In the earlier decision in Deutsche Bank, the Court had found that (i) the ends of justice in these cases was that parties adhered to their agreements to arbitrate, and (ii) although the French courts could not grant an ASI, they would not consider the grant of an ASI by the English courts to be an interference with their jurisdiction. Following this decision, the Court had “no hesitation in concluding that England is the proper forum for this claim“.

A final anti-suit injunction should be granted

Having established that the English courts had jurisdiction over the claim, the Court proceeded to consider whether a final ASI should be granted.

The Court observed that the English courts should be more cautious to grant ASIs where the arbitration is not seated in London, “as the court in the country of the seat has primary responsibility for supervising any arbitration” and may consider the English courts granting an injunction as being “an unwarranted interference with its jurisdiction“. In this case, however, there were no “strong reasons” offered by RCA not to grant the relief sought. The Court considered that “the fact that the contract, including the agreement to arbitrate, is governed by English law, together with the policy of English law that those who agree to arbitrate should adhere to their bargain provides [the English courts with] a sufficient interest or connection in this case” to grant the ASI.

Comment

This judgment of the Court in this case is the first of the “trilogy” of cases which has resulted in final anti-suit relief and in which RCA took an active part. As such, the reasoning and rationale for the grant of the relief may have greater weight for future potential applicants of ASI relief than either the Commerzbank or Deutsche Bank cases. The judgment confirms that parties may be able to obtain ASI relief from the English courts without an English seat, provided that the court is satisfied it has personal jurisdiction over the respondent party. The requirement that the English court has personal jurisdiction can be satisfied by an English law governed arbitration agreement. The court will also have to be satisfied that it is the proper forum for the claim but, in short, the Court has indicated that the English court is prepared to take on a role in upholding arbitration agreements, even when it is not the curial court.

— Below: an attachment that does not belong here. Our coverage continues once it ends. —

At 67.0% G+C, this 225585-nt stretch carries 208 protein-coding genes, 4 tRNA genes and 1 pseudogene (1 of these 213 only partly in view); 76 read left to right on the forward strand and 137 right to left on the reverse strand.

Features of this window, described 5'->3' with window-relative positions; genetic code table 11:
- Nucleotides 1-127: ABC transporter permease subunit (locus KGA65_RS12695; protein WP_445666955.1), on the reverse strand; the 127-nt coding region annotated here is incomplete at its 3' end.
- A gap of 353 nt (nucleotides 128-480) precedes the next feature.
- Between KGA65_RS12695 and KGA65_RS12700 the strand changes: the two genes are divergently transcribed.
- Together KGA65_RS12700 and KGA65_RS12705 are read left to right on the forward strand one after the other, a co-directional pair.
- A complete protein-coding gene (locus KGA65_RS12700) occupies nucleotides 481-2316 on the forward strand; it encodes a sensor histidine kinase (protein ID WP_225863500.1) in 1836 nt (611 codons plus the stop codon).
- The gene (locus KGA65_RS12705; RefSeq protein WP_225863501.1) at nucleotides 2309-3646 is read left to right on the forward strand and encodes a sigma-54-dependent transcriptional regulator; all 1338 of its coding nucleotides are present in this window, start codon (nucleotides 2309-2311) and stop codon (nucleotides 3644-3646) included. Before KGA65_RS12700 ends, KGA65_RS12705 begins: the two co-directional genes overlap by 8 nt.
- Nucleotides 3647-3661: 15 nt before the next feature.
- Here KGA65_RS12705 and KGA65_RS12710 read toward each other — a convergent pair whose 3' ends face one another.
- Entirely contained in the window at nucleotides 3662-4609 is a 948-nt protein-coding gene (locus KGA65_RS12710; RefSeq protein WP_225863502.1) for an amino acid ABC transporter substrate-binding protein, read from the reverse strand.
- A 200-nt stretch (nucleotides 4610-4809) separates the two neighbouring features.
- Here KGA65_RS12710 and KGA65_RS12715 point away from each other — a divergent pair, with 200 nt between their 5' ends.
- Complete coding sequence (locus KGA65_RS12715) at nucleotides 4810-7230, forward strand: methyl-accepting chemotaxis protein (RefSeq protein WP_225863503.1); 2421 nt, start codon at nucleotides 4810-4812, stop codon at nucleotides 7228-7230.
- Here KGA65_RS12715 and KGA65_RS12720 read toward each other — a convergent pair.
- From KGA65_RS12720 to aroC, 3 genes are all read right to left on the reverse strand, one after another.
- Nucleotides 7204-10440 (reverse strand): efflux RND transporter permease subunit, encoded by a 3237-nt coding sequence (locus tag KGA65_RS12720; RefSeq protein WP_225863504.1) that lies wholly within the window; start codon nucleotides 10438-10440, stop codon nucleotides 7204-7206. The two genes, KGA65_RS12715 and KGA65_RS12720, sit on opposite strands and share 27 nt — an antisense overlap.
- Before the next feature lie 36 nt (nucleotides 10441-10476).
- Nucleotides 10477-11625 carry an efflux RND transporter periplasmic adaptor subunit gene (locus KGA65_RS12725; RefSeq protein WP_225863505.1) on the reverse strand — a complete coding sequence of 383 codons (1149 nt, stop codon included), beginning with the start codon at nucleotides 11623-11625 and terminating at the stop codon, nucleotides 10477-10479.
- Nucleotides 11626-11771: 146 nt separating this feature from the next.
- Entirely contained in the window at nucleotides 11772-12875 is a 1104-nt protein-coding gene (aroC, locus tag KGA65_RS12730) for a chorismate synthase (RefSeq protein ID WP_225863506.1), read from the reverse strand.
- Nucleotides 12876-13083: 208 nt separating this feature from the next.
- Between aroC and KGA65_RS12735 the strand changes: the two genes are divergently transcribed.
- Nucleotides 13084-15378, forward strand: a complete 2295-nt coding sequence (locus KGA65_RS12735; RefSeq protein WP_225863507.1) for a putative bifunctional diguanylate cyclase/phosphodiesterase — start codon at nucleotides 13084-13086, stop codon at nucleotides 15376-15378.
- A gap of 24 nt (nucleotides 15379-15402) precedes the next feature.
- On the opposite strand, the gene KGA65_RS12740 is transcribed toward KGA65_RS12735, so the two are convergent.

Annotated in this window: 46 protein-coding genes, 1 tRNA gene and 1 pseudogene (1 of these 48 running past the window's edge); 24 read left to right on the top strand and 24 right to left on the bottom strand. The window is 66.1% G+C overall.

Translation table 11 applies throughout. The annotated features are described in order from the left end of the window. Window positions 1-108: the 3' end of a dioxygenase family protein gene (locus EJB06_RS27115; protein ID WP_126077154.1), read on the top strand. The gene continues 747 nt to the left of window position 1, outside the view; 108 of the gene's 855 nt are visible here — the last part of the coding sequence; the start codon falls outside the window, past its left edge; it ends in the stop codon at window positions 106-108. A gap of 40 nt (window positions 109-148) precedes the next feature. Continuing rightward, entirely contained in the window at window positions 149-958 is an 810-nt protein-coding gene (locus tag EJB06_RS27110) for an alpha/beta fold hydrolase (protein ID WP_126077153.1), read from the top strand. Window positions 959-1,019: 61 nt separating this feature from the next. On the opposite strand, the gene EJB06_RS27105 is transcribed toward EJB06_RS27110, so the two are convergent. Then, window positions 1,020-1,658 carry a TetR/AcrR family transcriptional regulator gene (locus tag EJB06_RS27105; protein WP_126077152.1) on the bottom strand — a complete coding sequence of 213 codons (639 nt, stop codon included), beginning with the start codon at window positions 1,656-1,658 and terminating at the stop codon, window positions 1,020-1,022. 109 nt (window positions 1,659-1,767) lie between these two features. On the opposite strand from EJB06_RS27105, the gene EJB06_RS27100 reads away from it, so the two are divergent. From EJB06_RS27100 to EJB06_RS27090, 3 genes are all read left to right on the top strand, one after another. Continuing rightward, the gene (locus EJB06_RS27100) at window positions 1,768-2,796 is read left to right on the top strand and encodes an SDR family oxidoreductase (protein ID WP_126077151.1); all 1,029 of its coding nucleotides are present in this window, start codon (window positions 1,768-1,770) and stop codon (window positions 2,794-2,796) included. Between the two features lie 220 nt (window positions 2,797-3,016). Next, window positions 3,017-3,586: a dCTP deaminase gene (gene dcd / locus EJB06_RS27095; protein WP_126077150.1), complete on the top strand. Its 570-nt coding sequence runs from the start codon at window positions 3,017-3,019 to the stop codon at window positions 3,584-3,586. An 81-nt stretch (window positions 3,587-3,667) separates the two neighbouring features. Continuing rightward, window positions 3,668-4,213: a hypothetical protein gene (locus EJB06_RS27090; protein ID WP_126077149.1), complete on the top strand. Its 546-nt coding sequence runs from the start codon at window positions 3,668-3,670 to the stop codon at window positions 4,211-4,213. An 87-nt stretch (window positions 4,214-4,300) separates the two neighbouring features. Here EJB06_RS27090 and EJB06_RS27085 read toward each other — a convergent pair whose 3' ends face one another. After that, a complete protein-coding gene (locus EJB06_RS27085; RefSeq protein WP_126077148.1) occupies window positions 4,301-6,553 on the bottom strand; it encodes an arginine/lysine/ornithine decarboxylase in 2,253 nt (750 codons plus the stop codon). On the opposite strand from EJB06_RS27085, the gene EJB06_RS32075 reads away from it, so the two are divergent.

It remains to be seen whether these decisions may lead to more applications for ASIs from the English courts in support of foreign arbitrations. The applications in this trilogy of cases rest on the Supreme Court’s decision in Enka which has established the “general rule” that the arbitration agreement will be governed by the governing law of the contract. This rule looks set to be replaced during 2024, as the draft Arbitration Bill 2024 provides for the default law of the arbitration agreement to be the law of the seat. This may limit opportunities for parties to argue for an English governing law and to meet the jurisdictional gateway requirements for the English court to act. To avoid uncertainty, parties should ensure that the law of the arbitration agreement is expressly addressed in their contracts.

For more information, please contact Hannah Ambrose, Partner, Vanessa Naish, Professional Support Consultant, Liz Kantor, Professional Support Lawyer, or your usual Herbert Smith Freehills contact.

Hannah Ambrose
Hannah Ambrose
Partner
+44 20 7466 7585
Vanessa Naish
Vanessa Naish
Professional Support Consultant
+44 20 7466 2112
Elizabeth Kantor
Elizabeth Kantor
Professional Support Lawyer
+44 20 7466 2406

The authors would like to thank Luke Hard for his contribution to this blog post.